The modern designer.

A resourceful, creative, courageous, user-centered, agile, business participant. 

Jason Bowden


Back when I was in art school, designers chose between a print path — full of page layout, printing production processes, and dpi, or a web path — full of screen layout, HTML, and pixels. There was very little intermingling.

Those days are gone. The medium is no longer the message. For lack of better term, the message is the message, and we as designers have very little control over which medium our message will be consumed on.

So, modern designers need to:

a) Be curious, courageous, creative, resourceful, problem solvers. Every designer needs to have a solid understanding of the fundamentals. Concepting, color theory, typography, layout, hierarchies, Piet Mondrian, pixel perfection. All of it. We should also be able to design within boundaries. In school a typical assignment could take any direction and had no budget limitations. Designing in the real world comes with many parameters, and innovation within established systems is a cherished skill.

b) Have a user experience mindset, and design for interaction. I don’t just mean digital or web design. This involves creating usable communications that work as a customer interacts with any and all touch points. The messaging on your print ad needs to be work not only in print, but online, in video, at events, anywhere a customer may see it.

c) Have an understanding of marketing and business in general, to be able to put some strategy behind communications and impact business development. Imagine being asked to design a landing page that acts as a minimum viable product to try to establish product/market fit? Or to create ads that can be split-tested against each other to minimize cost per lead? Some business and marketing acumen would serve you well in situations like this.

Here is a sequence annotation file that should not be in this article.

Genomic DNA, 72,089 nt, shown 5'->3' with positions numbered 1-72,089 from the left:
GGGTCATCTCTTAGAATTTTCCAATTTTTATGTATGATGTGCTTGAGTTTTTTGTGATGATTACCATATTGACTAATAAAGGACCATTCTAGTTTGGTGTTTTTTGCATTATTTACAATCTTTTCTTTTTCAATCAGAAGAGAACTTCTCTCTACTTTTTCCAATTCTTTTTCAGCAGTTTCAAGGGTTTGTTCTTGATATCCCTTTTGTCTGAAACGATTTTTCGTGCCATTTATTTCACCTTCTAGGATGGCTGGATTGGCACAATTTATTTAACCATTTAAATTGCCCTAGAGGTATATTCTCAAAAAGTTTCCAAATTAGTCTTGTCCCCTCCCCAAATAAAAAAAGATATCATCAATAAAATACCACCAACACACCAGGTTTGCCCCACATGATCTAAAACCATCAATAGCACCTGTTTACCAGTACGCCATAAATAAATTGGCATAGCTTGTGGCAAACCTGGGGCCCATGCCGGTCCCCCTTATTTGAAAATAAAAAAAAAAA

d) Embrace Agile project management methodologies. Liquid Agency did a fantastic write up speaking to this — modern designers need to not only manage their (multiple) projects, but they have to be able to pivot and create new iterations on a dime. It takes a lot of transparency with the client, a dash of humility, and is not for the faint of heart, but it allows you to create better, faster.

So there you have it, the message is the message. Design for that message to be seen anywhere, on any screen, on a blimp, on the wall of a tennis court behind Roger Federer, on a kiosk, on a polo shirt, embossed in a giant chocolate bar, on a sign in the subway, carved in a tree, or on the back of a pair of exercise pants.

It’s a big job.